|by James Baldwin|
|Far away in the Frozen Land in the long ago time a master wizard forged the wonderous sampo or mill of fortune, which ground out all sorts of treasures and gave wealth and power to its owner. This story, retold in from the Finnish Kalevala, tells of the making of this mill and the adventures of the heroes who sought to gain possession of it. Ages 11-14 |
THE HOME COMING
ONG were the speeches, lengthy were the
songs, and many were the stories to
which the people listened and the patient
bride and bridegroom hearkened. Then,
as the day was breaking, all was ended. The
guests rose and made ready to depart. The
last good-byes were spoken, the last words of
counsel were delivered.
The hero's steed was led from the stable, it
was harnessed to the magic sledge while the
cuckoos called loudly and the bluebirds sang
sweetly as before.
"Farewell, farewell, to all my friends and
kindred," then murmured the Bride of Beauty.
"I must now go far, far away from the home I
love so dearly. I must leave my mother's
dwelling, leave the farmyard, fields, and meadows
where as a maiden I was happy. Farewell,
dear house; farewell, my mountain-ash tree;
farewell, roads and pathways; farewell, sweet
 hills and forests. Who now will answer the
cuckoos when they call? Who now will welcome
the bluebirds in the springtime? Who
will milk my pet reindeer? Who will care for
my lambs? Farewell, farewell to all!
Then Ilmarinen, noble hero, lifted her into
the sledge; he tucked the robes of fur about
her; he wrapped her feet in soft, warm blankets.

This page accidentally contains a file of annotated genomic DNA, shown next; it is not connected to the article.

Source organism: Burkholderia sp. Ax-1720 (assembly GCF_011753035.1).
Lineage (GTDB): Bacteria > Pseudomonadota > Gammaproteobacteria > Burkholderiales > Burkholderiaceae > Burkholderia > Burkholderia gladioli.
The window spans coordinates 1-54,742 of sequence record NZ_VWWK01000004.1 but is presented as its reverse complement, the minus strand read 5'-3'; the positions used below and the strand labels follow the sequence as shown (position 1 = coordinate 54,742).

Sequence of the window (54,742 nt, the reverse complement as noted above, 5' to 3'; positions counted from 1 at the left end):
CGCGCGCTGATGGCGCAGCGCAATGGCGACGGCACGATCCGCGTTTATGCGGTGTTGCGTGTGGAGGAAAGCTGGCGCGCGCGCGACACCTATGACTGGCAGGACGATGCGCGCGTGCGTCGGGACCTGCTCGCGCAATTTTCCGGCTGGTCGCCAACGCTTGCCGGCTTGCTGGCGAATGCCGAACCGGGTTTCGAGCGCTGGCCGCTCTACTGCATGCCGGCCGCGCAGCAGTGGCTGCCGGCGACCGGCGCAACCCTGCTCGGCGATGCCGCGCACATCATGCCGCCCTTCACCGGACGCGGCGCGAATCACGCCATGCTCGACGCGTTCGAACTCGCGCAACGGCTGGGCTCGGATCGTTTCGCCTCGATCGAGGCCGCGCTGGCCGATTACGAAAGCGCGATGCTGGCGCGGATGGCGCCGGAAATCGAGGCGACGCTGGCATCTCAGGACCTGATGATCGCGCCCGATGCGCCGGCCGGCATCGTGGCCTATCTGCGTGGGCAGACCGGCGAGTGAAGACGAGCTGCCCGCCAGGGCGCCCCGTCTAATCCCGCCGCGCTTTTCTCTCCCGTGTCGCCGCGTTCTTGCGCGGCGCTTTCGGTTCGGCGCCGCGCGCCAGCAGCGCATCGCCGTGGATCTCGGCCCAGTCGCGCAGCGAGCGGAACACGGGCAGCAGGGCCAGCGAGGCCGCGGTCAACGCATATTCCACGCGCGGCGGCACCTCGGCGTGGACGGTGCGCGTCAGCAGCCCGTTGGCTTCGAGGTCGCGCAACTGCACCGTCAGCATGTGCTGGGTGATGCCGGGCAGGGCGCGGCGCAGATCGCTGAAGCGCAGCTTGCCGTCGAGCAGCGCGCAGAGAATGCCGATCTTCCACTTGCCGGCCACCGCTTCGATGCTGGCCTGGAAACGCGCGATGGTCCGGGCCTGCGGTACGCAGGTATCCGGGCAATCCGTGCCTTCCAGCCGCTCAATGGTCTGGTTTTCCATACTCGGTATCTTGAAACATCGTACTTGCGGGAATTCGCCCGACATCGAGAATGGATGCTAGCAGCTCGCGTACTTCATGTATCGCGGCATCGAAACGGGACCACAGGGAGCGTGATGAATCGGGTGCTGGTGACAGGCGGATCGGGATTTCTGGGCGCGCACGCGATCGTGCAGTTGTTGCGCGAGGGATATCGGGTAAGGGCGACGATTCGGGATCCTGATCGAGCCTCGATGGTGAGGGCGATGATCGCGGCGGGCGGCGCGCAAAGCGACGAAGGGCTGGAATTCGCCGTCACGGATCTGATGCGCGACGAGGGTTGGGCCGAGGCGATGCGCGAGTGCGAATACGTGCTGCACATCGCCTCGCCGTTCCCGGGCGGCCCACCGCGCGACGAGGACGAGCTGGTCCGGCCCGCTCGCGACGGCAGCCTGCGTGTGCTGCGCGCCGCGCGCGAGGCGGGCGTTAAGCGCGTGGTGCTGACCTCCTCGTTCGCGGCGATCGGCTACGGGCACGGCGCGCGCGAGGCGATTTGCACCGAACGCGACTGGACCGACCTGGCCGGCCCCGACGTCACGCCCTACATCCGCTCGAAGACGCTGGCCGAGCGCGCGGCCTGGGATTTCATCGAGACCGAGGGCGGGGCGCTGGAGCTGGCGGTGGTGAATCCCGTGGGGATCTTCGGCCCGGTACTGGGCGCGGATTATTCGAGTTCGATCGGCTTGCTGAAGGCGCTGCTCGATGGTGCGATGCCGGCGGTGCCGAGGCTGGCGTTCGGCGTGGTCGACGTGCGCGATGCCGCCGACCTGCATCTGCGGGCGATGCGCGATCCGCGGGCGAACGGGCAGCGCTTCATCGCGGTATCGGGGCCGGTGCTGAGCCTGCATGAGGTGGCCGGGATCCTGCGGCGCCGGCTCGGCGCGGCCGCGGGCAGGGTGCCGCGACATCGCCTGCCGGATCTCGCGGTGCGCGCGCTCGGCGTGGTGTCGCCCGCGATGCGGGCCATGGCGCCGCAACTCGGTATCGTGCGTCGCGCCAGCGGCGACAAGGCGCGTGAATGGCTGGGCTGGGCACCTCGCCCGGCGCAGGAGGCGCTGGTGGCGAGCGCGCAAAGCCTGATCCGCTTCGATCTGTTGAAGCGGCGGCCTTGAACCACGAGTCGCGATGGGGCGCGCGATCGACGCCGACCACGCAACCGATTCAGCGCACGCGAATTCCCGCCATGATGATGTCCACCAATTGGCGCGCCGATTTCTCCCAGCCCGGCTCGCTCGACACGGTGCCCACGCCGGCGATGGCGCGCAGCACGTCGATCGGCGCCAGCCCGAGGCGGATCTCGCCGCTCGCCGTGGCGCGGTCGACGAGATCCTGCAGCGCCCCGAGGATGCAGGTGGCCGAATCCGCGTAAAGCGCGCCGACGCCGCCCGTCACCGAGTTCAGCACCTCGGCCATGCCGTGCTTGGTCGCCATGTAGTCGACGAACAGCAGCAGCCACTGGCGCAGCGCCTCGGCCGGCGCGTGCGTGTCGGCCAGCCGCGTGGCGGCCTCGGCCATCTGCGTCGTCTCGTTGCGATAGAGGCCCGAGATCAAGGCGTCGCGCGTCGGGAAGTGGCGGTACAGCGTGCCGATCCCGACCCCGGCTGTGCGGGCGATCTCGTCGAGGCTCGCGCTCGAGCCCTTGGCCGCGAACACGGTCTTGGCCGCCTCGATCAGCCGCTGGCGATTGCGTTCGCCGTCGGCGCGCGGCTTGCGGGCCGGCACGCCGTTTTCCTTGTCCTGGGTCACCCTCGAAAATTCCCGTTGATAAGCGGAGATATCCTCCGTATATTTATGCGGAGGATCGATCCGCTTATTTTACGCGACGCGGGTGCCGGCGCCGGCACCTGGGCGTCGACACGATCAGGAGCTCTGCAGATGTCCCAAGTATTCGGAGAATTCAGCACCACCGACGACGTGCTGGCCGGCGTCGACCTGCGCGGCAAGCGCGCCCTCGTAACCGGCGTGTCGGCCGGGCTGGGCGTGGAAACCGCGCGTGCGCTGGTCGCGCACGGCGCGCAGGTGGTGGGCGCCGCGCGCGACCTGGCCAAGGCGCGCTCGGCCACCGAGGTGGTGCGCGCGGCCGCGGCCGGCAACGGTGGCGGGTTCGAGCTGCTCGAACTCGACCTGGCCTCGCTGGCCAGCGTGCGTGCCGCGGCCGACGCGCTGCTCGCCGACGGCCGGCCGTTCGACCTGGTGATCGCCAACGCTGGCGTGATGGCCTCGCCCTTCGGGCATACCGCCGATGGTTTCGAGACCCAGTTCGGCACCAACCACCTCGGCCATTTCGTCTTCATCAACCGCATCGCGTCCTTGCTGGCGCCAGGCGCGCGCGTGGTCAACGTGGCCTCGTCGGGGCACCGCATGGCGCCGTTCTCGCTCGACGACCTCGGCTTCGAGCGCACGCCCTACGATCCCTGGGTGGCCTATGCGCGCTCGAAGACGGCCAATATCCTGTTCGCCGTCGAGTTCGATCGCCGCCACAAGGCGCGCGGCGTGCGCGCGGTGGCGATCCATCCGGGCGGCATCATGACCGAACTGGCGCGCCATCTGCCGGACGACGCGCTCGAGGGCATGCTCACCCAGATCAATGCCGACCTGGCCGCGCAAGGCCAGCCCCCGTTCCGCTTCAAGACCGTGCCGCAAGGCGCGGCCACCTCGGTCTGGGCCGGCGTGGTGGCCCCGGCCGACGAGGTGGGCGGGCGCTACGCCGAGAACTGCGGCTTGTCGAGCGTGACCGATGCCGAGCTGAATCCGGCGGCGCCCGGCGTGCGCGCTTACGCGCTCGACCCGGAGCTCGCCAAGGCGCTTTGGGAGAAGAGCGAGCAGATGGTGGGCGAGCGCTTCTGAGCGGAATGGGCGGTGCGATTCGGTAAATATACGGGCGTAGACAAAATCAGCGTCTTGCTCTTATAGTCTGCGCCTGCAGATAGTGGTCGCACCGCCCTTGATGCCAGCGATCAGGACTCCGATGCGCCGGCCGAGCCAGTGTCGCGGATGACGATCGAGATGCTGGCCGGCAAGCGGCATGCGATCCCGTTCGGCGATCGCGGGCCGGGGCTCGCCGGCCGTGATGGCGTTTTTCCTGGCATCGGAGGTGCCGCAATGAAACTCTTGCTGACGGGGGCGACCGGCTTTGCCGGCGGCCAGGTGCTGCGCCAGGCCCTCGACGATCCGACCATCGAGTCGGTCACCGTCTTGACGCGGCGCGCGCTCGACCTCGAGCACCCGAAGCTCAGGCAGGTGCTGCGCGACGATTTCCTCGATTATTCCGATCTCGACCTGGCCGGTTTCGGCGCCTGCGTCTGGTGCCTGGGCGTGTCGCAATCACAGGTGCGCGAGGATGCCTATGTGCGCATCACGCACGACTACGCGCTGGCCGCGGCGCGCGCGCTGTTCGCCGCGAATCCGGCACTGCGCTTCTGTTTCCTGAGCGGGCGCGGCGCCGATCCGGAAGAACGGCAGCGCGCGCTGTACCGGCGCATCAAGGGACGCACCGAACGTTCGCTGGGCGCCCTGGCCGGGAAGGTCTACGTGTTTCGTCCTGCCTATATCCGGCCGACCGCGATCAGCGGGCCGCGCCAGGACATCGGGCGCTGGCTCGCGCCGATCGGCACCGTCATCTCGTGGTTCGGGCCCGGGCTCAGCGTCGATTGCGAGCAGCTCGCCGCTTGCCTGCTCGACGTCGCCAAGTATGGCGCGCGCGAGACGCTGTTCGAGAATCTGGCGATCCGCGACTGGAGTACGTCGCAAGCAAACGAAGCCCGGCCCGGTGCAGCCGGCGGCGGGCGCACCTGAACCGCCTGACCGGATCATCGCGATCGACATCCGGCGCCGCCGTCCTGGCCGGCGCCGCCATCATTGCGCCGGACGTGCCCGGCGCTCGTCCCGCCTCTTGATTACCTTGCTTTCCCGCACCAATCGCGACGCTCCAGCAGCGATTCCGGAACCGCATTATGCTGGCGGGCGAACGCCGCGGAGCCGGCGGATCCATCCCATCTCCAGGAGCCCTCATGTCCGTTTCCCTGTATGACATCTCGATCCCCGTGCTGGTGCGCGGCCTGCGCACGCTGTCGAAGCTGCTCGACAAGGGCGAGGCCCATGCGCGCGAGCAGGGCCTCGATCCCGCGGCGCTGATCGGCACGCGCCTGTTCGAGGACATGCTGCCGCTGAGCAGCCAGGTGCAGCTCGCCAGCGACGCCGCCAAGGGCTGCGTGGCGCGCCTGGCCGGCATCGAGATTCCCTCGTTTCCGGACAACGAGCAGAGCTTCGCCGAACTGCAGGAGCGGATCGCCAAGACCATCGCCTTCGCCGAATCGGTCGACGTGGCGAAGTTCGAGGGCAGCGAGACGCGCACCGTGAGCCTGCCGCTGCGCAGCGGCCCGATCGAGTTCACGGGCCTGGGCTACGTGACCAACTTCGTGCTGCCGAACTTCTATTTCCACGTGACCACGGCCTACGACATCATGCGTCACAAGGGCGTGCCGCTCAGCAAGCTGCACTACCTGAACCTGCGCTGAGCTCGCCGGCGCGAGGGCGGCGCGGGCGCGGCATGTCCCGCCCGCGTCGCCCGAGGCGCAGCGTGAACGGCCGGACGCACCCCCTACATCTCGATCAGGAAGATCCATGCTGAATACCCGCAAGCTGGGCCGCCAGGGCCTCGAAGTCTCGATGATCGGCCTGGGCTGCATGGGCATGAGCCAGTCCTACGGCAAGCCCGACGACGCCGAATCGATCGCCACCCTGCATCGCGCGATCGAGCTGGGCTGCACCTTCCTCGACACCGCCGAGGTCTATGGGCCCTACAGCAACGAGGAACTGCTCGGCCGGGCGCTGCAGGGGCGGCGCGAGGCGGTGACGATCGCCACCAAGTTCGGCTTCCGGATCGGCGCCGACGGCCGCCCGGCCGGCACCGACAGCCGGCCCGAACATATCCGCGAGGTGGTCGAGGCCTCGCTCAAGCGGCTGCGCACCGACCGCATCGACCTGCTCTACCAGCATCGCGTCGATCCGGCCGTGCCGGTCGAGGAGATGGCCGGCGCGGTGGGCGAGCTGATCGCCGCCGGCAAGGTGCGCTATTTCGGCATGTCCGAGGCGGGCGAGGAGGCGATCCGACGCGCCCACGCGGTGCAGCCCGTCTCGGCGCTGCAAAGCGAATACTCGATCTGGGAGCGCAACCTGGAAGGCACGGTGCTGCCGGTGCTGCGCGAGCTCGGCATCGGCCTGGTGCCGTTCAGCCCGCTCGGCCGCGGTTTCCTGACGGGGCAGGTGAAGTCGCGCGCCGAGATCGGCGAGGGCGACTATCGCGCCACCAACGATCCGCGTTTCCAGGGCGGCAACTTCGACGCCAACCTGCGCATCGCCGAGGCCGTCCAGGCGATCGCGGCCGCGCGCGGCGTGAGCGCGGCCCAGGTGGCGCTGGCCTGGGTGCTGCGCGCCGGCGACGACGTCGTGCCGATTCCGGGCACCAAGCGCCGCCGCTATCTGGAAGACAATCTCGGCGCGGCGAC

The serving-man handed him the reins and the
whip. One word to the steed, and they were
away; the low-roofed dwelling, the village, the
friends at Pohyola, all were quickly left behind.
And the happy triumphant Ilmarinen, shouted
back his farewells.
"Good-bye, good-bye, to all the people! Good-bye
to the seashore and the creeks and inlets!
Good-bye to the house with smoke-browned
rafters! Good-bye to the grasses in the meadows,
to the lonely marshes, to the willow bushes,
and the lone pine woods where my smithy
stands! Good-bye to all! Good-bye, good bye!"
Onward, with gliding feet, the swift steed
flew. The magic sledge scarcely touched the
ground, its birchwood runners seemed to skim
through the air, so rapid was its motion. Across
 the broad meadows, over the hills, through dark
ravines, along the sandy shore the hero pursued
his course, never pausing, never doubting.
The whip-lash whistled in the air, the copper
rings on the horse's harness made merry music.
All day, all night, yes, through a second day
and then a third, the joyful journey continued.
With one hand the hero guided the horse, with
one arm he supported his bride. The North
Wind gently drove him along, the South Wind
beckoned him forward. At length, just as the
sun was setting, he saw his own fair dwelling
nestling among the trees of Wainola. The
smoke was rising from the roof-hole, Dame
Lokka was preparing the evening meal, the
good sister, Anniki, was watching the door.
"Welcome, welcome, bridegroom and brother!
Long have we watched for you, long have we
waited!" shouted the glad maid of the morning.
"O Ilmarinen, my son, my joy!" cried the
mother and matron. "Welcome home with thy
birdling, thy fair one!"
Then quickly all the village people came running
to greet their neighbor Ilmarinen and his
beautiful young bride. They led the noble pair
into the house, the men and women singing
 joyously, the children dancing before them. A
feast was soon provided—meats the tenderest
and most delicious, loaves of the whitest flour,
yellow cakes both light and sweet, lumps of
fresh butter just from the churn, broiled salmon
smoking hot. All these they brought in great
abundance, heaped up on Dame Lokka's pretty
dishes. And the villagers shouted:
"Welcome, Bride of Beauty, to this Land of
Heroes! Welcome to this lovely village! Hail
to the hero, our friend and neighbor! Hail to all
within this dwelling! Blessed be this homecoming.
Blessed be the bridal pair, and may
their lives be long and their love lasting!"
Thus did Ilmarinen win his bride and thus did
he bring her in triumph to his home in Wainola.
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